Installing solar panels in Godjiboué

Godjiboué, February, 13, 2018.
Text by Elisabeth Stava


You could assume that a travel you do several times will get easier for every time. Turns out that this was not the case this time around going to Godjiboué. Traveling with the solar kits turned out to bring some challenges along the way, from going through the police checkpoints to finding means of transport with enough space, not to mention that things take time in Ivory Coast. After spending a night in Lakota (a small city halfway to Godjiboué), we finally arrived to the village Monday afternoon after starting our trip Sunday morning from Abidjan.

All the solar kits made it safely and we were met by the chief of the village, happy to see that we finally arrived with what we promised, 75 kits giving light to over 375 people.

Tuesday morning we started installing the kits in the homes of the people signed up for the project. The solar kits themselves are small and simple to install and use. However, it is important to give thorough and correct information to all households to ensure that the solar kits will work properly as long as possible. The solar kits that we distributed include two light bulbs that can be unplugged from the cord and used as torches, they have 3 different light intensities and can be adjusted with a remote control, as well as a small charging system that can charge four phones at a time. The latter is very important as it gives people the chance to charge their phones at their homes and they do not have to rely on a charging service where they are obliged to leave their phone the whole day in order to be fully charged. This will help people to be connected and able to make calls when they need it. Although most people lack basic necessities such as clean water and a refrigerator, they all own one or more cell phones. This connects them when working in the countryside as the majority of people are farmers.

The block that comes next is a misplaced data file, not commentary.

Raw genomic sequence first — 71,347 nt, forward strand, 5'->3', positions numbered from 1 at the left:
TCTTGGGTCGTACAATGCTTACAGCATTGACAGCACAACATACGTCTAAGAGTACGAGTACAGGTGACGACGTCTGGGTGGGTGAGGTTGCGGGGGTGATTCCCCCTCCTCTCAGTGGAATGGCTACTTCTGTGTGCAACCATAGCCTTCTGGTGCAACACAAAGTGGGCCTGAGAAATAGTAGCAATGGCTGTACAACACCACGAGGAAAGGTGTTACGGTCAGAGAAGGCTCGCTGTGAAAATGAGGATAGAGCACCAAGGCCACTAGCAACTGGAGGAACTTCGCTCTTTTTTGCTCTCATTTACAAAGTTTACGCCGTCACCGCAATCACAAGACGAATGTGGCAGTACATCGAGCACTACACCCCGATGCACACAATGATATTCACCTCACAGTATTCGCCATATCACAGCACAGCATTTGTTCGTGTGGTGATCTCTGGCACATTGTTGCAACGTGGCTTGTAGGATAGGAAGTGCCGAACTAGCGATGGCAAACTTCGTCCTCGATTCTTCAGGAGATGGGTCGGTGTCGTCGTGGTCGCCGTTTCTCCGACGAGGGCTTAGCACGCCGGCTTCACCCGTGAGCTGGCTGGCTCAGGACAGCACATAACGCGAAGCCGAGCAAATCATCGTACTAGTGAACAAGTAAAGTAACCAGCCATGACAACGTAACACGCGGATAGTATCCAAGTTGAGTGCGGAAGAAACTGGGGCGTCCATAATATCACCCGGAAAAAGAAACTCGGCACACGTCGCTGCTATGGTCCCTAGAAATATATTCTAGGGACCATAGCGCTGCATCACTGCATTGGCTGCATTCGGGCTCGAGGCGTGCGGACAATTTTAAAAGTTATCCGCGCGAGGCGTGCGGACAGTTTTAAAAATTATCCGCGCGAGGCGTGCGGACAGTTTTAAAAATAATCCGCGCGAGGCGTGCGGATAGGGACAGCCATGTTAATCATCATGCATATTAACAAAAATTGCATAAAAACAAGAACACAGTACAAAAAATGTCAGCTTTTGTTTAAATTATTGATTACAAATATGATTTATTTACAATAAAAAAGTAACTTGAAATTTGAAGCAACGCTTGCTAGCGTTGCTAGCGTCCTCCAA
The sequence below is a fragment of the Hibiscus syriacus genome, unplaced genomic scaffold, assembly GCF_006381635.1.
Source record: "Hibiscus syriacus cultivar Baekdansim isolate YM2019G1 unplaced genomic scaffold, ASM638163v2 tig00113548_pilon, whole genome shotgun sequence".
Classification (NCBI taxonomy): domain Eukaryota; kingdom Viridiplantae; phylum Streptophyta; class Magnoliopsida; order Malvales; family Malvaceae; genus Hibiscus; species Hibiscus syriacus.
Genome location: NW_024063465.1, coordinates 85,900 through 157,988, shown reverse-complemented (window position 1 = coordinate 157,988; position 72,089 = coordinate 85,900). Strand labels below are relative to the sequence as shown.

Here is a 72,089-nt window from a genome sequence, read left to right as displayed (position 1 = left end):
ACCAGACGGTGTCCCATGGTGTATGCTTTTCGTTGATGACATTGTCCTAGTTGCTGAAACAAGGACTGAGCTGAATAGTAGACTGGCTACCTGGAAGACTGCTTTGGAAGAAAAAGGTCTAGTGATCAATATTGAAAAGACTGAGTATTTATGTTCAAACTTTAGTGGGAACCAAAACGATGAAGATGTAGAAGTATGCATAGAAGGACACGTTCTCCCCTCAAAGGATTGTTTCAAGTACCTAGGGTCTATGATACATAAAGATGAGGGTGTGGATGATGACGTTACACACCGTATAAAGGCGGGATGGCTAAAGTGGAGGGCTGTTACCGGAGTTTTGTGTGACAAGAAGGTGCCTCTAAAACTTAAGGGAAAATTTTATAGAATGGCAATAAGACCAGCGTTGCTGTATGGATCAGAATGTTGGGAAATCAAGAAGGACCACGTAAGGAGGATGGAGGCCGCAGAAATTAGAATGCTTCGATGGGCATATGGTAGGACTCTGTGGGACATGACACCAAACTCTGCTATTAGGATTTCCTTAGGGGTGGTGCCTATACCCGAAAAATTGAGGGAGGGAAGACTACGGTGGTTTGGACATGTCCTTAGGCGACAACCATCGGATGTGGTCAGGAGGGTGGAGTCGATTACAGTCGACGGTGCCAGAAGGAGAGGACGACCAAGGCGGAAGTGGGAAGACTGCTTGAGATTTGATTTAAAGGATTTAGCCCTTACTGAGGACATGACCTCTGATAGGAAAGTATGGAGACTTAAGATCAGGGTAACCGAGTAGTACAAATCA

At first, people in the village were quite shocked to see the size of the solar panels. Most of them are already used to using solar panels, however, these are most of the time low quality products with large lead batteries that need to be changed every 3-6 months. Therefore, they were probably expecting a product that did not look so similar and that is much smaller than what they already have. However, as the evening dawned we started demonstrating the light intensity and people could see with their own eyes the quality of the products. This was for many the turning point that convinced them at this is not yet another scheme (as they have experienced many times before), but actually a quality product to a reasonable price. As often said, “when I see it, I will believe it”.

As word spread, many people came to the place where we arranged to hand-out the solar systems. People even travelled from far away villages to see our project and products. During the 5 days in Godjiboué we have realized that the need and demand for light and electricity is vast. There are already people that have signed up for being first in line when we return. We say when not if, because as we now have experienced first-hand, there is an enormous need for supporting villages such as Godjiboué to have access to simple basics such as light and if we can contribute with that, it is well worth the work.

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